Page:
Toy Odyssey: The Lost and Found (Xbox One Review)
I love metroidvania games. I must’ve sunk triple digits’ worth of hours into Symphony of the Night and it’s a genre I’m always keeping an eye out for. So, you can imagine just how high up my ears perked when I got a look at Toy Odyssey: The Lost and Found.It’s not so clear cut, however.
Toy Odyssey features a lot of different elements from different titles. It’s got base building (with mobile-style waiting periods), RPG elements, equipment crafting, procedurally generated environments, base defense, and questing. A plethora of content to sink your teeth in to, but at a cost.
By no means is Toy Odyssey a polished game. Even now the devs are regularly patching it to resolve issues in communication with the playerbase. It’s a testament to their dedication, but also suggests that the game maybe shouldn’t have been released. Movement is juddery and inelegant, attacking and platforming is awkward, multiple enemies seem to have the same AI, and elements of the environment are often hidden behind the foreground.
It’s a shame, too, because on the surface it’s such a visually impressive game. The art direction is really very good, accurately fitting with the idea of being an action figure wandering around a human-sized house. Cardboard boxes work as platforms to climb up to kitchen surfaces and open cupboards give purchase to help you reach high shelves. Boy, does this house have a lot of shelving.
The music fits perfectly too, albeit slightly repetitive. I don’t know how long it’ll be before the arrhythmic piano melody that punctuates most of the game will make its way out of my head, but I didn’t hate it while playing.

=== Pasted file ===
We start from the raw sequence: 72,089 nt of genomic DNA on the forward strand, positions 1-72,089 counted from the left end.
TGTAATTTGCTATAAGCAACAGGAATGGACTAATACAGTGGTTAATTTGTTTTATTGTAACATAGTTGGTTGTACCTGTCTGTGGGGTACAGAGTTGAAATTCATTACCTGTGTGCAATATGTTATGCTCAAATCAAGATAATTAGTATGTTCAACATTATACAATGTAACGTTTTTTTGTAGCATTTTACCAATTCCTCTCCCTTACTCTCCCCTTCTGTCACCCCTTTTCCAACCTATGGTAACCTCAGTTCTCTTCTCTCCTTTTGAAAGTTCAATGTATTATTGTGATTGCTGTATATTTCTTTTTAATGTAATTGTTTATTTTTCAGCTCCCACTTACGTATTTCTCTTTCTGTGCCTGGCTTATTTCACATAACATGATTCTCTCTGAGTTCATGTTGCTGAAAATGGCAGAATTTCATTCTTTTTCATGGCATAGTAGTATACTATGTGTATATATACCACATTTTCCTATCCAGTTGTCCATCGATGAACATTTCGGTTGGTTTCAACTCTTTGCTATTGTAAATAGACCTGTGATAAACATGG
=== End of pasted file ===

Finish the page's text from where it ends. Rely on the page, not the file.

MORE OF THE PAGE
This cements the larger issue of polish that the game has, though. Like the dissonance caused by watching incredibly detailed character models robotically slide into positions in other games, Toy Odyssey can be a bit jarring. Brand is well detailed and one of the few actually 3D things in the world, so watching him flick between animations at a millisecond’s notice with no inbetween feels wrong.
And the lack of inbetween stems in to Toy Odyssey’s crushing difficulty. Not only is Toy Odyssey: The Lost and Found rough around the edges, it’s incredibly brutal. Death is penalised by shaking up Toy Odyssey’s game world entirely in a procedural fashion. One minute you’ve mapped out the incredibly large house, the next you’ve been blind-sided by a spider and it’s all a mystery again, making exploration of Toy Odyssey a grind.
Apart from grinding out the map layout, Toy Odyssey has actual resource grinding. Used to create equipment, bases and upgrades. You’ll need to strictly limit your exploration to keep your progress. Leave home base, explore 3 or 4 rooms, head back if your health gets below 50%. Rinse, repeat.
It wouldn’t be so bad if the fast travel holes you find were preserved, but those are lost too. The only way to truly, consistently, progress is to NEVER die in a game where high and low difficulty rooms are juxtaposed and death-pits can be hidden by the foreground.
On top of that the base defense elements taken from This War of Mine mean that enemies will attack your home base and steal your stuff. This can range from one or two materials to stealing the workers that you need to build your defences and manage your resources. At one point, I had 20 of my workers stolen and was left with 3. The number of workers you have decides how quickly buildings can be finished too, so losing them can slow your progress to a crawl.
The level of difficulty and length of time that is required to accomplish anything is such that I fear most players will lose faith before they get a fraction of the way in. It sullies the rest of what could have been a really great metroidvania title. One worthy of keeping us ticking over until Bloodstained hits and Igarashi retakes the crown.
If you’re the type of person who loves completely unreasonable difficulty, then you’ll want to give Toy Odyssey some money. Otherwise? Maybe find something else to play with.